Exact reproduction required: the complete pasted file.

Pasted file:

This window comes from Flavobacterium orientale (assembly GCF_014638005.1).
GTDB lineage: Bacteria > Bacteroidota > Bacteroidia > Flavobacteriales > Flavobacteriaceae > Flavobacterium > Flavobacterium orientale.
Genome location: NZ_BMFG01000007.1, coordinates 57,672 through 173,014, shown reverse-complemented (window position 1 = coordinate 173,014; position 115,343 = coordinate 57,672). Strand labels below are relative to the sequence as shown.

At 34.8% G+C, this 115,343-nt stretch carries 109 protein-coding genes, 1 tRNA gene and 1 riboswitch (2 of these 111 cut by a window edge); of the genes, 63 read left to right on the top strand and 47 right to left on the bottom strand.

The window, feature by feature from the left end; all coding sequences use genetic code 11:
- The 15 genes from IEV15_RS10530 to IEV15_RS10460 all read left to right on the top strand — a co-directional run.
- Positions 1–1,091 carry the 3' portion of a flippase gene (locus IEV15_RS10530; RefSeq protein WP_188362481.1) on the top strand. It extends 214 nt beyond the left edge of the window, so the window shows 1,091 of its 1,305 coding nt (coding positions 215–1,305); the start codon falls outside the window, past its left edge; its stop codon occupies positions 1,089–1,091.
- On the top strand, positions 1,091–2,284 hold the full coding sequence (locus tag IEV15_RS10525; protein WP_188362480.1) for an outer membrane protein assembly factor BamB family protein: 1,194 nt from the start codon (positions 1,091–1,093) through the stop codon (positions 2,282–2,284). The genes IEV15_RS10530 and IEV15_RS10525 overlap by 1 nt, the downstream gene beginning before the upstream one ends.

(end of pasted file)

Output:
This window comes from Flavobacterium orientale (assembly GCF_014638005.1).
GTDB lineage: Bacteria > Bacteroidota > Bacteroidia > Flavobacteriales > Flavobacteriaceae > Flavobacterium > Flavobacterium orientale.
Genome location: NZ_BMFG01000007.1, coordinates 57,672 through 173,014, shown reverse-complemented (window position 1 = coordinate 173,014; position 115,343 = coordinate 57,672). Strand labels below are relative to the sequence as shown.

At 34.8% G+C, this 115,343-nt stretch carries 109 protein-coding genes, 1 tRNA gene and 1 riboswitch (2 of these 111 cut by a window edge); of the genes, 63 read left to right on the top strand and 47 right to left on the bottom strand.

The window, feature by feature from the left end; all coding sequences use genetic code 11:
- The 15 genes from IEV15_RS10530 to IEV15_RS10460 all read left to right on the top strand — a co-directional run.
- Positions 1–1,091 carry the 3' portion of a flippase gene (locus IEV15_RS10530; RefSeq protein WP_188362481.1) on the top strand. It extends 214 nt beyond the left edge of the window, so the window shows 1,091 of its 1,305 coding nt (coding positions 215–1,305); the start codon falls outside the window, past its left edge; its stop codon occupies positions 1,089–1,091.
- On the top strand, positions 1,091–2,284 hold the full coding sequence (locus tag IEV15_RS10525; protein WP_188362480.1) for an outer membrane protein assembly factor BamB family protein: 1,194 nt from the start codon (positions 1,091–1,093) through the stop codon (positions 2,282–2,284). The genes IEV15_RS10530 and IEV15_RS10525 overlap by 1 nt, the downstream gene beginning before the upstream one ends.